Electric Scooter FAQs

Hear the birds sing, the children play, and the leaves rustle as you glide towards your destination on one of our all-weather electric scooters, like the Govecs.  They will lower your stress, preserve your bank account, and provide plenty of riding enjoyment.  And, on average, one electric scooter will outlast three gas scooters of approximately the same price.

How much can you save by riding an electric scooter?

Faithfully driving an all-electric scooter instead of driving your average car (at 20mpg of gas) will save you enough gas and maintenance money to pay you back the purchase cost of the scooter within 6 to 9 months, assuming you drive about 12,000 miles per year. Imagine what you can do with all those savings in years ahead!

How does an electric scooter compare with other vehicle types?

There are great economic reasons to purchase a scooter from Electric Avenue which include an incredibly low cost per mile and substantial government incentives. Cost per mile comparison of various vehicles:

Typical SUV or pickup truck $0.70 per mile
Typical mid-sized car $0.50 per mile
Gas powered scooter or gas motorcycle $0.25 per mile
Electric scooter from Electric Avenue $0.01 to $0.02 per mile

What government incentives are available for the purchase of an electric scooter?

  • City of Austin Clean Cities “Plug in Your Wheels” rebate is $50 to $300
    per electric scooter that Electric Avenue carries.
  • Check your state for other incentives. (For example, electric vehicles are exempt from sales tax in Washington state.)

What is the mpg equivalent of an electric scooter?

Between 600 mpg and 900 mpg! Here’s our calculation: On a cost basis, considering that an electric scooter takes about 3 kwh (at 9 cents per kwh) to travel 60 miles, while a small car that gets 30 mpg, for example, will require about two gallons of gasoline (at $3.50 per gallon), the cost difference is about 27 cents vs. $7.00 for the energy required to go the same distance. So, since $7 is about 25 times more than 27 cents, the cost-based equivalent mpg of an electric scooter is about 25 times better than that of a small gas car. Or, 30 mpg x 25 is 750 mpg. Therefore, we can say that the mpg equivalent of an electric scooter is anywhere from 600 mpg to 900 mpg.

How safe is it to ride an electric scooter?

On average, safer than driving a car, if you take a MSF certified safety course to get an M-classification on your license, wear a DOT approved helmet and other safety gear, ride sober, and have a defensive driving attitude. There is also a common, but waning, sentiment that “loud pipes save lives”. Contrary to this belief, noise basically annoys people and adds to a city or town’s noise pollution. The drivers who are most likely to collide with you are in front of you, and not behind where the noise of exhaust pipes are pointing, so the noisiness of a vehicle is somewhat immaterial, collision avoidance being more a matter of being seen. In fact, the stress and distraction that noise brings to yourself and others may actually increase risk by diluting mental focus. All this augers well for electric scooters which produce very little noise, not to mention almost no heat and no exhaust fumes.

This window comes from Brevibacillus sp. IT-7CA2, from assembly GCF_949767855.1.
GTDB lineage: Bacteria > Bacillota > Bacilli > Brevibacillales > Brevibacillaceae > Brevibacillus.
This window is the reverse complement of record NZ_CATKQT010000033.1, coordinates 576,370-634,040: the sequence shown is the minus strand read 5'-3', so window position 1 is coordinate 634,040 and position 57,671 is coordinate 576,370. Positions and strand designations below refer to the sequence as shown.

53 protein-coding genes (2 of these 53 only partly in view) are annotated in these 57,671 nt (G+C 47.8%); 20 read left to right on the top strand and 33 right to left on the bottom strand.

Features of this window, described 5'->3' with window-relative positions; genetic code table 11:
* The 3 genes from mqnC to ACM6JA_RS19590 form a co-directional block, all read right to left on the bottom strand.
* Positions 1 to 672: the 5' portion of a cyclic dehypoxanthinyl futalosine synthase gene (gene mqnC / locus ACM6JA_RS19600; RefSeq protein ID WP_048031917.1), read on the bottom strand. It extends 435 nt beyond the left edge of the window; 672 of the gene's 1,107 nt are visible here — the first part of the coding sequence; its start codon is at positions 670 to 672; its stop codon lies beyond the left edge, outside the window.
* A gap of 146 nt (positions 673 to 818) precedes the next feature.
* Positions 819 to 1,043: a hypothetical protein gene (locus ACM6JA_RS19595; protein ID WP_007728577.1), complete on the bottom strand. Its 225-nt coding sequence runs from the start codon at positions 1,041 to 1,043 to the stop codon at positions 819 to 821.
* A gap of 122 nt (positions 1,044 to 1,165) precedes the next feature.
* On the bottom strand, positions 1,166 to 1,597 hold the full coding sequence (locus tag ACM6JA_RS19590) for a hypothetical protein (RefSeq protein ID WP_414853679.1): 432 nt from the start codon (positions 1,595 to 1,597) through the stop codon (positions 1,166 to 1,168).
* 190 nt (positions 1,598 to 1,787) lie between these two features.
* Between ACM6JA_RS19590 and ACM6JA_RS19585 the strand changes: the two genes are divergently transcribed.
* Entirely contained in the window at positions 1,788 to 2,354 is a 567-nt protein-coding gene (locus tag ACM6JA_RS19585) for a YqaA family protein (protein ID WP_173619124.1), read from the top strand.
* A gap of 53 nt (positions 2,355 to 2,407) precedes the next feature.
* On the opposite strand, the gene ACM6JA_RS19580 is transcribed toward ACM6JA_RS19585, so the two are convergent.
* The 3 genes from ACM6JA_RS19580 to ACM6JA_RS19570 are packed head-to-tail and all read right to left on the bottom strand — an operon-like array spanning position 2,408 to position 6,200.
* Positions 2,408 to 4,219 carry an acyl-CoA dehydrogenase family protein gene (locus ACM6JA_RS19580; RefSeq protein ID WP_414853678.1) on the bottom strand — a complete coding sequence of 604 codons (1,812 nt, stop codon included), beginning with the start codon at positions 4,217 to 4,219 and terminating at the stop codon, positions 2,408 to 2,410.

(See good reference books like: “Proficient Motorcycling”, by David L. Hough, or “How to Ride a Motorcycle”, by Pat Hahn, etc.)

How sustainable is an electric scooter in terms of CO2 emissions?

On average, electric scooter riding produces only about 2% the CO2 per mile of driving a car. This is obtained by figuring that riding an electric scooter 20 miles uses about 1 kwh, (the same amount of energy as an electric ceiling fan operating overnight for 10 hours). Even if your power comes from a coal plant, the dirtiest source in terms of CO2 emissions, one kwh of electricity generated produces about 1 pound of CO2. (Natural gas powered generation still produces more than half a pound of CO2 per kwh.) A small car using gasoline produces about this amount of CO2 every mile it drives. Therefore, at worst, an electric scooter produces only 5% of the CO2 of a car. And, if your power comes from wind, solar, or some other renewable source (not natural gas), your electric scooter produces no CO2 at all.

(CO2 emissions figures come from US EPA’s Greenhouse Gas Equivalencies Calculator).

How often do I need to change the batteries?

There are two general types of batteries used in scooters that we sell. Our scooters either have lead-acid batteries (a.k.a. silicone batteries, SLA batteries, AGM batteries, etc.) which is a century-old technology based on the element of lead, or they have lithium-ion batteries which is a much newer technology, lighter (by 3 times, for the same energy capacity) and longer-lasting (by approximately 6 or 7 times) than lead-acid batteries. Lead-acid batteries typically last up to about 5 years before needing replacement, and Lithium-ion batteries typically last 10 years or more, but will cost approximately twice as much as lead batteries. Overall, lithium batteries give much better vehicle performance, are much lighter weight, and have much longer life than other battery types, providing the best performance and value for your money. Both types of batteries constitute about one-third the cost of a given electric scooter, and much of the difference in prices among scooters.

Do I need a license to drive a scooter in Texas? 

Yes!  As of September, 2009, in Texas, the operation of any street-legal moped or scooter requires a Class M motorcycle license.  This includes electric scooters, 49cc and 50cc scooters and mopeds.  See the Texas Department of Public Safety Motorcycle/ ATV Safety Unit Vehicle Descriptions and Requirements.